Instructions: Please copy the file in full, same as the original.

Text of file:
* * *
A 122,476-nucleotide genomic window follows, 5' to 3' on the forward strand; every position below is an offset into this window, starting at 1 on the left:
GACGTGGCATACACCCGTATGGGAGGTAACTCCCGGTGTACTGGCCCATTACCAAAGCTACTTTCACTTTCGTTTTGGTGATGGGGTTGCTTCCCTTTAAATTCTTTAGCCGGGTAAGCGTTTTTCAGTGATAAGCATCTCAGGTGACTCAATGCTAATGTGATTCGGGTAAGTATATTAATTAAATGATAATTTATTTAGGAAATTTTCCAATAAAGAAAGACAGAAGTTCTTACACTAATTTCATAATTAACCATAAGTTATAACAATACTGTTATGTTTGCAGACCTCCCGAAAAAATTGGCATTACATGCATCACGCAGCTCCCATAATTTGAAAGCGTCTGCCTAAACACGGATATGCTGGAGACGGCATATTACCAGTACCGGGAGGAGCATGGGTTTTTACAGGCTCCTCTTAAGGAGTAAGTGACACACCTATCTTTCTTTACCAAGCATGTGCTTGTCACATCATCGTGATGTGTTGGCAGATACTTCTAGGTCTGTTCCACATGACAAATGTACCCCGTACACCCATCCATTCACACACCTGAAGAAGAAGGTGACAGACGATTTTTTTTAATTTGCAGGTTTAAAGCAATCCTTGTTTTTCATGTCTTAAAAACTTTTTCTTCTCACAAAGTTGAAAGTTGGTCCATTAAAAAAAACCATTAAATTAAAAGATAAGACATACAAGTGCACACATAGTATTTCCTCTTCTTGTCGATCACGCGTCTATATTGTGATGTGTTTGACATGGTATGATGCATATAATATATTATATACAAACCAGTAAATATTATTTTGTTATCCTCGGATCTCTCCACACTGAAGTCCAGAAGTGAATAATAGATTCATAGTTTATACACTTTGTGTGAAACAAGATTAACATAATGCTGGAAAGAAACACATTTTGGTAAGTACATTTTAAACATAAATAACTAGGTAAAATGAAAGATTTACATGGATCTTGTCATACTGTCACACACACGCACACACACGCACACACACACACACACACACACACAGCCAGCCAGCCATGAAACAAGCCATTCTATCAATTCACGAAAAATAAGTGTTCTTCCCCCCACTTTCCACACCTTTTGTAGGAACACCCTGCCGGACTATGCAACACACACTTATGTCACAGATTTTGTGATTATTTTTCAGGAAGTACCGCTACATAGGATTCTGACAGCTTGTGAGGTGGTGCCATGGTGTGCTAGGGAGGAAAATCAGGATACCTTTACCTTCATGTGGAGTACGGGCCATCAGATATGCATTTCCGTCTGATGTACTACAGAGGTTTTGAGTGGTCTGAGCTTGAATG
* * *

A 122,476-nucleotide genomic window follows, 5' to 3' on the forward strand; every position below is an offset into this window, starting at 1 on the left:
GACGTGGCATACACCCGTATGGGAGGTAACTCCCGGTGTACTGGCCCATTACCAAAGCTACTTTCACTTTCGTTTTGGTGATGGGGTTGCTTCCCTTTAAATTCTTTAGCCGGGTAAGCGTTTTTCAGTGATAAGCATCTCAGGTGACTCAATGCTAATGTGATTCGGGTAAGTATATTAATTAAATGATAATTTATTTAGGAAATTTTCCAATAAAGAAAGACAGAAGTTCTTACACTAATTTCATAATTAACCATAAGTTATAACAATACTGTTATGTTTGCAGACCTCCCGAAAAAATTGGCATTACATGCATCACGCAGCTCCCATAATTTGAAAGCGTCTGCCTAAACACGGATATGCTGGAGACGGCATATTACCAGTACCGGGAGGAGCATGGGTTTTTACAGGCTCCTCTTAAGGAGTAAGTGACACACCTATCTTTCTTTACCAAGCATGTGCTTGTCACATCATCGTGATGTGTTGGCAGATACTTCTAGGTCTGTTCCACATGACAAATGTACCCCGTACACCCATCCATTCACACACCTGAAGAAGAAGGTGACAGACGATTTTTTTTAATTTGCAGGTTTAAAGCAATCCTTGTTTTTCATGTCTTAAAAACTTTTTCTTCTCACAAAGTTGAAAGTTGGTCCATTAAAAAAAACCATTAAATTAAAAGATAAGACATACAAGTGCACACATAGTATTTCCTCTTCTTGTCGATCACGCGTCTATATTGTGATGTGTTTGACATGGTATGATGCATATAATATATTATATACAAACCAGTAAATATTATTTTGTTATCCTCGGATCTCTCCACACTGAAGTCCAGAAGTGAATAATAGATTCATAGTTTATACACTTTGTGTGAAACAAGATTAACATAATGCTGGAAAGAAACACATTTTGGTAAGTACATTTTAAACATAAATAACTAGGTAAAATGAAAGATTTACATGGATCTTGTCATACTGTCACACACACGCACACACACGCACACACACACACACACACACACACAGCCAGCCAGCCATGAAACAAGCCATTCTATCAATTCACGAAAAATAAGTGTTCTTCCCCCCACTTTCCACACCTTTTGTAGGAACACCCTGCCGGACTATGCAACACACACTTATGTCACAGATTTTGTGATTATTTTTCAGGAAGTACCGCTACATAGGATTCTGACAGCTTGTGAGGTGGTGCCATGGTGTGCTAGGGAGGAAAATCAGGATACCTTTACCTTCATGTGGAGTACGGGCCATCAGATATGCATTTCCGTCTGATGTACTACAGAGGTTTTGAGTGGTCTGAGCTTGAATG